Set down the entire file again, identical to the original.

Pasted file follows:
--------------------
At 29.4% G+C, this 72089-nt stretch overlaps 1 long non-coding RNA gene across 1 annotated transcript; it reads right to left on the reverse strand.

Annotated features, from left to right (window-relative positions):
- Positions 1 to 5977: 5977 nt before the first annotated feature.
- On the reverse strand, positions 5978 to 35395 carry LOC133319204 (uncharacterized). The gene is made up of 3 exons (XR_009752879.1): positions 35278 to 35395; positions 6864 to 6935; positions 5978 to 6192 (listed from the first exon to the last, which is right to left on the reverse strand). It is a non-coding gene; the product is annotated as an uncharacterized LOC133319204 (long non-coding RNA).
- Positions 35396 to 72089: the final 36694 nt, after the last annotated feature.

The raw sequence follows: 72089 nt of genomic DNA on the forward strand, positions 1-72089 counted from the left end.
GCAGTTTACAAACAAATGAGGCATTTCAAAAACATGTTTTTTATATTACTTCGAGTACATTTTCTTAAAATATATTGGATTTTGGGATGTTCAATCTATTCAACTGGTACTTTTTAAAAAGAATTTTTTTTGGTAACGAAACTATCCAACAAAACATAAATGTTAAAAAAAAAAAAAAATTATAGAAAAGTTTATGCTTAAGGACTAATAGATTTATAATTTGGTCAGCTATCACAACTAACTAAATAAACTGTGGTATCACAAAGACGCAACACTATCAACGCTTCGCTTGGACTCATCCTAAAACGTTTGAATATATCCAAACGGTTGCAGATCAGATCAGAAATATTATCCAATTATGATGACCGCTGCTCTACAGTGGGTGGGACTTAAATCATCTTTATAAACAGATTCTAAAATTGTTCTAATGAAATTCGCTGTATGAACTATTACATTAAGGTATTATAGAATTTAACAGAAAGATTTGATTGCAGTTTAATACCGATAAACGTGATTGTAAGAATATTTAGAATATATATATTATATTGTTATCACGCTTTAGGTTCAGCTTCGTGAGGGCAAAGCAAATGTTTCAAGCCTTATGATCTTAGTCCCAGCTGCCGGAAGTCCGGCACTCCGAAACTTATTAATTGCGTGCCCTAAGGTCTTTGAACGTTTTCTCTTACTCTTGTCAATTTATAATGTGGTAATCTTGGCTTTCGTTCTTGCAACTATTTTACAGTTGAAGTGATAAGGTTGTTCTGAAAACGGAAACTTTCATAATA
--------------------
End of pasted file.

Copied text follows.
At 29.4% G+C, this 72089-nt stretch overlaps 1 long non-coding RNA gene across 1 annotated transcript; it reads right to left on the reverse strand.

Annotated features, from left to right (window-relative positions):
- Positions 1 to 5977: 5977 nt before the first annotated feature.
- On the reverse strand, positions 5978 to 35395 carry LOC133319204 (uncharacterized). The gene is made up of 3 exons (XR_009752879.1): positions 35278 to 35395; positions 6864 to 6935; positions 5978 to 6192 (listed from the first exon to the last, which is right to left on the reverse strand). It is a non-coding gene; the product is annotated as an uncharacterized LOC133319204 (long non-coding RNA).
- Positions 35396 to 72089: the final 36694 nt, after the last annotated feature.

The raw sequence follows: 72089 nt of genomic DNA on the forward strand, positions 1-72089 counted from the left end.
GCAGTTTACAAACAAATGAGGCATTTCAAAAACATGTTTTTTATATTACTTCGAGTACATTTTCTTAAAATATATTGGATTTTGGGATGTTCAATCTATTCAACTGGTACTTTTTAAAAAGAATTTTTTTTGGTAACGAAACTATCCAACAAAACATAAATGTTAAAAAAAAAAAAAAATTATAGAAAAGTTTATGCTTAAGGACTAATAGATTTATAATTTGGTCAGCTATCACAACTAACTAAATAAACTGTGGTATCACAAAGACGCAACACTATCAACGCTTCGCTTGGACTCATCCTAAAACGTTTGAATATATCCAAACGGTTGCAGATCAGATCAGAAATATTATCCAATTATGATGACCGCTGCTCTACAGTGGGTGGGACTTAAATCATCTTTATAAACAGATTCTAAAATTGTTCTAATGAAATTCGCTGTATGAACTATTACATTAAGGTATTATAGAATTTAACAGAAAGATTTGATTGCAGTTTAATACCGATAAACGTGATTGTAAGAATATTTAGAATATATATATTATATTGTTATCACGCTTTAGGTTCAGCTTCGTGAGGGCAAAGCAAATGTTTCAAGCCTTATGATCTTAGTCCCAGCTGCCGGAAGTCCGGCACTCCGAAACTTATTAATTGCGTGCCCTAAGGTCTTTGAACGTTTTCTCTTACTCTTGTCAATTTATAATGTGGTAATCTTGGCTTTCGTTCTTGCAACTATTTTACAGTTGAAGTGATAAGGTTGTTCTGAAAACGGAAACTTTCATAATA